This week serves as a sort of epilogue to the recent series on Christ in the Old Testament. These previous posts discussed the reality that Second Temple Judaism, through a close reading of the Hebrew scriptures, had developed the idea that there is a second hypostasis of Yahweh, the God of Israel. The terminology for this within the Jewish world was to speak of the ‘Two Powers in Heaven’. The identity and origin of this second hypostasis was the subject of much debate and conjecture in Jewish literature. The New Testament authors clearly identify the second person of the Godhead as Jesus Christ, incarnate in their day. In response to this core argument of the Christian proclamation, the Jewish community which rejected Jesus as the Messiah repudiated the idea of ‘Two Powers in Heaven’ entirely in the second century.
While the Spirit of God or the Holy Spirit appears in the Hebrew scriptures, there was far less conjecture about his identity and origin. This is likely for several reasons. His identification as the Spirit of God adequately describes his relationship to Yahweh. Yahweh and his Spirit can clearly be distinguished from one another, but it is at the same time clear that his Spirit is not someone other than the God of Israel. His Spirit is not, on the one hand, a second God, nor on the other hand, some kind of inferior created being, because it is his Spirit. Likewise, it makes no sense to consider the origin of God’s Spirit. Someone’s Spirit exists for just as long as they do, and so in the case of the Holy Spirit, this is clearly forever. Less is said concerning the Holy Spirit in Second Temple Jewish literature because his existence is quite clear, and less discussion and conjecture was required.
The Holy Spirit was seen and experienced in the Old Testament in two primary ways. The first is directly, as the Spirit, Presence, and Power of Yahweh, the God of Israel. And so we see him at the very opening of the book of Genesis, ‘hovering’ over the waters (Gen 1:2). The word here is actually a word used for a bird brooding over her eggs. This imagery is intended to convey that the Spirit is the one who brings about and nurtures life. Psalm 33:6 says, “By the Word of the Lord the heavens were made, by the Spirit from his mouth all their hosts.” The New Testament, and later Nicene characterization of the Creation of the cosmos as a Trinitarian act is therefore seen to be based in a reading of the Old Testament scriptures. And this is not the only place in which we seen Trinitarian action within the Pentateuch.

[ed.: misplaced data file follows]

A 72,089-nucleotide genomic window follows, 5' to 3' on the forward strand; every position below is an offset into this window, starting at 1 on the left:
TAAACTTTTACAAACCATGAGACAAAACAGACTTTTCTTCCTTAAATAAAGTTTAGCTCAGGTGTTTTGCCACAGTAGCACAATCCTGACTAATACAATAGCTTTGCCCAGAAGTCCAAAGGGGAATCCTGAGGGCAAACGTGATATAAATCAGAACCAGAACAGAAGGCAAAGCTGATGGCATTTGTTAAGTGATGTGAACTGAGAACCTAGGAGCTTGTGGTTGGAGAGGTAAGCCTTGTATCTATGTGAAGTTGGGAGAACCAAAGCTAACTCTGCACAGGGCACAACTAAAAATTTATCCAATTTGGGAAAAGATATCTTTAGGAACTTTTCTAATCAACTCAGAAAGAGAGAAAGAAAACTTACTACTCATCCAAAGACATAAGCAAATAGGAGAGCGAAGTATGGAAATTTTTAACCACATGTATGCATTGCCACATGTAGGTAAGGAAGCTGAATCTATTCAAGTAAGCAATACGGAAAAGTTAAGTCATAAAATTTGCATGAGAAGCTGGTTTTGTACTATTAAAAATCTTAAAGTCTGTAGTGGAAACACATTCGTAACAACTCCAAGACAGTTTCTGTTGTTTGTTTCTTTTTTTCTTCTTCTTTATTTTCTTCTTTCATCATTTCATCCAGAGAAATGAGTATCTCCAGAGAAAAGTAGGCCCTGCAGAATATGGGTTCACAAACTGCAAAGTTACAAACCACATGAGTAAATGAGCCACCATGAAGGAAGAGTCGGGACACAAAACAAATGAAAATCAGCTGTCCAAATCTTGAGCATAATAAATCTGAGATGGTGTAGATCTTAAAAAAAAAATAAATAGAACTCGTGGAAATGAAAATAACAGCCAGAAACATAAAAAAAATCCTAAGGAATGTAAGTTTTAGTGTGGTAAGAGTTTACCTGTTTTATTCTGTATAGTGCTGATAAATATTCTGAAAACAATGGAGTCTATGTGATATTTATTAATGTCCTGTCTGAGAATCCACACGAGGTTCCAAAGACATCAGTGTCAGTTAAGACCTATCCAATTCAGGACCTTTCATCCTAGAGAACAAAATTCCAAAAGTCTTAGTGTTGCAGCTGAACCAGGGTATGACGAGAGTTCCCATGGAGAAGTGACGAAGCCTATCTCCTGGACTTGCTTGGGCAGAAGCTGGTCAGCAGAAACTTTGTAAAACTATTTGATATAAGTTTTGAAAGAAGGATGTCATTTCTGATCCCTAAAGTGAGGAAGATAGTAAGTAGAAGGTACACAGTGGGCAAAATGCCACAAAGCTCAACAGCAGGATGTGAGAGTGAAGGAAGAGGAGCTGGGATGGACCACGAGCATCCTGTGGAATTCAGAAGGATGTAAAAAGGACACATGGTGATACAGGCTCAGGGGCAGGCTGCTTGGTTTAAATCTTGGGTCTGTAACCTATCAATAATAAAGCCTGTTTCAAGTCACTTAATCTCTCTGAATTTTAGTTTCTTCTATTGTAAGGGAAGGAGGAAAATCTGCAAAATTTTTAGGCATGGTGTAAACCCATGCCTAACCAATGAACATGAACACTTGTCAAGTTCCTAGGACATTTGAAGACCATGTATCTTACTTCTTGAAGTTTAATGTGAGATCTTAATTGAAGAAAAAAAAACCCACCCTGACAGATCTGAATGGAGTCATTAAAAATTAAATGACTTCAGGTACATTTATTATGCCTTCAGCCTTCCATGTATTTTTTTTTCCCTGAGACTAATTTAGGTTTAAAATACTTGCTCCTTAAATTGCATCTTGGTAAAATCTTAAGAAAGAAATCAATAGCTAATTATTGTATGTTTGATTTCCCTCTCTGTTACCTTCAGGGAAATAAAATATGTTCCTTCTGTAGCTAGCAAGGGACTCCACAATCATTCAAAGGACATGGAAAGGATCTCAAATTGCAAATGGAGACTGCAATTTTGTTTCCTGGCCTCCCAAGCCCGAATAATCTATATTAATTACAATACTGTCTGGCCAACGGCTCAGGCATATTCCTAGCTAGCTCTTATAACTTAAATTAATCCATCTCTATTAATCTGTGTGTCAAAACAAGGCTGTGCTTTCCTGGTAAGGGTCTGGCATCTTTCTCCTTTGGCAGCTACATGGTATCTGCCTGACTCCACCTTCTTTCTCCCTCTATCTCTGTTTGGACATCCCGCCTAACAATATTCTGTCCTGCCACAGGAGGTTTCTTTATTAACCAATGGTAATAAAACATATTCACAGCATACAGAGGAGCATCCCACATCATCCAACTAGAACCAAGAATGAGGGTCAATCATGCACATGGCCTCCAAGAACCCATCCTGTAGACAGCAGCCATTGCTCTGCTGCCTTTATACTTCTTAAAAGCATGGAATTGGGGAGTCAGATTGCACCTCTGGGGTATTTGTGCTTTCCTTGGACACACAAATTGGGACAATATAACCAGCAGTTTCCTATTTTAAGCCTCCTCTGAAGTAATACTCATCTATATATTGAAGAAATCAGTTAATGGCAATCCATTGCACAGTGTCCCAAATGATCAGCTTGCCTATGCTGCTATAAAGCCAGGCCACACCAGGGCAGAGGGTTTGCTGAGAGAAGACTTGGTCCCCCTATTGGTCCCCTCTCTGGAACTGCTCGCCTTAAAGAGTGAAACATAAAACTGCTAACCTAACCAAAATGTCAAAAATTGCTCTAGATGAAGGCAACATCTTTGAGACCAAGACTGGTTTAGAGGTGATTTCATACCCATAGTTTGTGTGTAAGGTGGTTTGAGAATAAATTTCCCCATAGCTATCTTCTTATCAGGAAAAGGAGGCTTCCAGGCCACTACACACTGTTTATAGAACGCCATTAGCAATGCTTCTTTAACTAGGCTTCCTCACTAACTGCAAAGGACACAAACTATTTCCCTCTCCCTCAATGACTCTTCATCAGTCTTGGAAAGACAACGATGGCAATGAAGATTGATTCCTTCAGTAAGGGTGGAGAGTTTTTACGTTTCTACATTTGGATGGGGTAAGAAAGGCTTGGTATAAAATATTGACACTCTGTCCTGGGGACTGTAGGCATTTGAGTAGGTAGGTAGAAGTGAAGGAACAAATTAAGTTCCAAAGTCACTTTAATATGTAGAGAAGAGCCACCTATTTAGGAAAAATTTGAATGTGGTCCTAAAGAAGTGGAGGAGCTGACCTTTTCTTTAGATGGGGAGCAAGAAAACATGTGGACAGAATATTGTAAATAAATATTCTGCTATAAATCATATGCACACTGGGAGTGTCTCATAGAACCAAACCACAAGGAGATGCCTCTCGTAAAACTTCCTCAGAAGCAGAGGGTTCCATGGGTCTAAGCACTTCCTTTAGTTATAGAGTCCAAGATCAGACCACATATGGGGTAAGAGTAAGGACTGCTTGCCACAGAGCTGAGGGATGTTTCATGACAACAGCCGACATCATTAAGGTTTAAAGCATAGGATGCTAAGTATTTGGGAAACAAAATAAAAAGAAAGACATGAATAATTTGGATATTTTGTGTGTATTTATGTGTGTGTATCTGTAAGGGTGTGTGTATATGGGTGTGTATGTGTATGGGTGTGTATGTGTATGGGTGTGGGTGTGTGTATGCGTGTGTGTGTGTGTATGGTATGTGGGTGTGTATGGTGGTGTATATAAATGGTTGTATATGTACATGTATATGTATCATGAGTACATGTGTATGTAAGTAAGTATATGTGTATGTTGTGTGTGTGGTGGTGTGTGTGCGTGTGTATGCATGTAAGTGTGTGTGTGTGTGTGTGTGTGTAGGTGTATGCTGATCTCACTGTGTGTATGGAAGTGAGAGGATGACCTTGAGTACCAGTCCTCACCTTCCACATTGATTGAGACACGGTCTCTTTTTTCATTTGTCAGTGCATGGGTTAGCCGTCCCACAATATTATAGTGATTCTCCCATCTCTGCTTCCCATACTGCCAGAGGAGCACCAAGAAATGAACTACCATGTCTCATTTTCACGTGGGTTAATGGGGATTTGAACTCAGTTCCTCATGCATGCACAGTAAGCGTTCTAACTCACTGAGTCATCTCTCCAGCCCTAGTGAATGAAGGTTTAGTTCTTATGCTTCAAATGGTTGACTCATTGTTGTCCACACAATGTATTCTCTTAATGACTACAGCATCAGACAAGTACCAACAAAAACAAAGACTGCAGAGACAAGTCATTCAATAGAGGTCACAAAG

As Israel was led out of Egypt, they were guided by the Presence of the Lord, who went before them. This Presence is described as a pillar of cloud by day, and a fire by night (Ex 13:21). At different points, the God of Israel says that Israel was led out of Egypt by he himself (Ex 20:2, Lev 11:45, Deut 5:6), by his Angel (Jdg 2:1), and by his Presence (Deut 4:37). This fiery or shining cloud will be the descriptor of the Presence of the Lord throughout the Old Testament. This presence descends upon the tent of meeting when the God of Israel is there to speak with Moses (Ex 33:7). At the beginning of the worship of the Tabernacle, we see fire come out from the Presence and consume Israel’s offering (Lev 9:24), and then soon after to consume Aaron’s erring sons (Lev 10:2). This same Presence comes and fills Solomon’s Temple after its dedication (1 Kgs 8:10), and when the Lord again appears to Solomon as he had in his childhood, he identifies the temple as the place where he has placed his Name (1 Kgs 9:3). This identifies the shining cloud as the God of Israel himself. While it is very clear that Yahweh, the God of Israel, is not confined to this building in Jerusalem, he clearly states that he is fully present there in a unique way, in his Presence proper. This is, in essence, the definition of a hypostasis. It is worth noting that the cloud of God’s Presence does not return to the temple at its re-consecration under Ezra (Ezra 6:16-18), nor the re-consecration in the Maccabean period (2 Macc 10:5-8). When next we see this fire of God’s Presence, it is in the Holy Spirit’s descent to indwell the disciples of Christ on the day of Pentecost (Acts 2:3-4). This makes every Christian believer a temple of the living God (1 Cor 6:19).